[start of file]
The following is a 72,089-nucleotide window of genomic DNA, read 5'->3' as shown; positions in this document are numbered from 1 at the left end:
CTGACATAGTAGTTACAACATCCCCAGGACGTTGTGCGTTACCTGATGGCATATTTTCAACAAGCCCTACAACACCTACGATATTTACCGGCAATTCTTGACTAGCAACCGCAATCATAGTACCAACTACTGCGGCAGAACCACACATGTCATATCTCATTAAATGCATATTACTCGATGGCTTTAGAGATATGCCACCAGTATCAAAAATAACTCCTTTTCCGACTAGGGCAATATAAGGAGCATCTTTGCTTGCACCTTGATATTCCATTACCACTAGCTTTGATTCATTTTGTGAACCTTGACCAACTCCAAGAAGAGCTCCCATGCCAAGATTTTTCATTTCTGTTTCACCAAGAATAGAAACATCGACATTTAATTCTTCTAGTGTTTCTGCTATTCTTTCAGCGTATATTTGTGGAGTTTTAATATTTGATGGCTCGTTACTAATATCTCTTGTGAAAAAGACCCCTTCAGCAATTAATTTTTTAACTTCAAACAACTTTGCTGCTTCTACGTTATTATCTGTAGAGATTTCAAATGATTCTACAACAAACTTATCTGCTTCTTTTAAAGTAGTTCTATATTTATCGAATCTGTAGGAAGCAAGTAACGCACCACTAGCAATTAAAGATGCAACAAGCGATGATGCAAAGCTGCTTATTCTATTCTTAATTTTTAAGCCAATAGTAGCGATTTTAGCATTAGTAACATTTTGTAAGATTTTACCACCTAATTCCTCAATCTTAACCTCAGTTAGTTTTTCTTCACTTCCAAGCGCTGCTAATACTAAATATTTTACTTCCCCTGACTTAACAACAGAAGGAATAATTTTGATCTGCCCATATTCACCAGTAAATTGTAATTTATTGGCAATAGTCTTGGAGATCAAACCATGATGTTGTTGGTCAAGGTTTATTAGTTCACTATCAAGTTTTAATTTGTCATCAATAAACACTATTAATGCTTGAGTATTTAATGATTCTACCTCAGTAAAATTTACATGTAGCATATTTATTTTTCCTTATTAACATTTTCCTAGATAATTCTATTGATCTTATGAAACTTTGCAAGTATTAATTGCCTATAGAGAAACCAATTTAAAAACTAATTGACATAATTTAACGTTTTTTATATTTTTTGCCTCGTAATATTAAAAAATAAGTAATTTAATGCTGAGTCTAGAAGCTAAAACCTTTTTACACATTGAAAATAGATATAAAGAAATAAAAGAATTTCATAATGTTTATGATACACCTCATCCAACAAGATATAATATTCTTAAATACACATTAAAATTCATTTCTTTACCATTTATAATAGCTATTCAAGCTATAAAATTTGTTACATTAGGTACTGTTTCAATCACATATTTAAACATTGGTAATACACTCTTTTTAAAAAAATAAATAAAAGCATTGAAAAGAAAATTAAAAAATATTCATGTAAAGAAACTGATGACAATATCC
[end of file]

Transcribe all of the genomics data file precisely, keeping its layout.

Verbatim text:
The following is a 72,089-nucleotide window of genomic DNA, read 5'->3' as shown; positions in this document are numbered from 1 at the left end:
CTGACATAGTAGTTACAACATCCCCAGGACGTTGTGCGTTACCTGATGGCATATTTTCAACAAGCCCTACAACACCTACGATATTTACCGGCAATTCTTGACTAGCAACCGCAATCATAGTACCAACTACTGCGGCAGAACCACACATGTCATATCTCATTAAATGCATATTACTCGATGGCTTTAGAGATATGCCACCAGTATCAAAAATAACTCCTTTTCCGACTAGGGCAATATAAGGAGCATCTTTGCTTGCACCTTGATATTCCATTACCACTAGCTTTGATTCATTTTGTGAACCTTGACCAACTCCAAGAAGAGCTCCCATGCCAAGATTTTTCATTTCTGTTTCACCAAGAATAGAAACATCGACATTTAATTCTTCTAGTGTTTCTGCTATTCTTTCAGCGTATATTTGTGGAGTTTTAATATTTGATGGCTCGTTACTAATATCTCTTGTGAAAAAGACCCCTTCAGCAATTAATTTTTTAACTTCAAACAACTTTGCTGCTTCTACGTTATTATCTGTAGAGATTTCAAATGATTCTACAACAAACTTATCTGCTTCTTTTAAAGTAGTTCTATATTTATCGAATCTGTAGGAAGCAAGTAACGCACCACTAGCAATTAAAGATGCAACAAGCGATGATGCAAAGCTGCTTATTCTATTCTTAATTTTTAAGCCAATAGTAGCGATTTTAGCATTAGTAACATTTTGTAAGATTTTACCACCTAATTCCTCAATCTTAACCTCAGTTAGTTTTTCTTCACTTCCAAGCGCTGCTAATACTAAATATTTTACTTCCCCTGACTTAACAACAGAAGGAATAATTTTGATCTGCCCATATTCACCAGTAAATTGTAATTTATTGGCAATAGTCTTGGAGATCAAACCATGATGTTGTTGGTCAAGGTTTATTAGTTCACTATCAAGTTTTAATTTGTCATCAATAAACACTATTAATGCTTGAGTATTTAATGATTCTACCTCAGTAAAATTTACATGTAGCATATTTATTTTTCCTTATTAACATTTTCCTAGATAATTCTATTGATCTTATGAAACTTTGCAAGTATTAATTGCCTATAGAGAAACCAATTTAAAAACTAATTGACATAATTTAACGTTTTTTATATTTTTTGCCTCGTAATATTAAAAAATAAGTAATTTAATGCTGAGTCTAGAAGCTAAAACCTTTTTACACATTGAAAATAGATATAAAGAAATAAAAGAATTTCATAATGTTTATGATACACCTCATCCAACAAGATATAATATTCTTAAATACACATTAAAATTCATTTCTTTACCATTTATAATAGCTATTCAAGCTATAAAATTTGTTACATTAGGTACTGTTTCAATCACATATTTAAACATTGGTAATACACTCTTTTTAAAAAAATAAATAAAAGCATTGAAAAGAAAATTAAAAAATATTCATGTAAAGAAACTGATGACAATATCC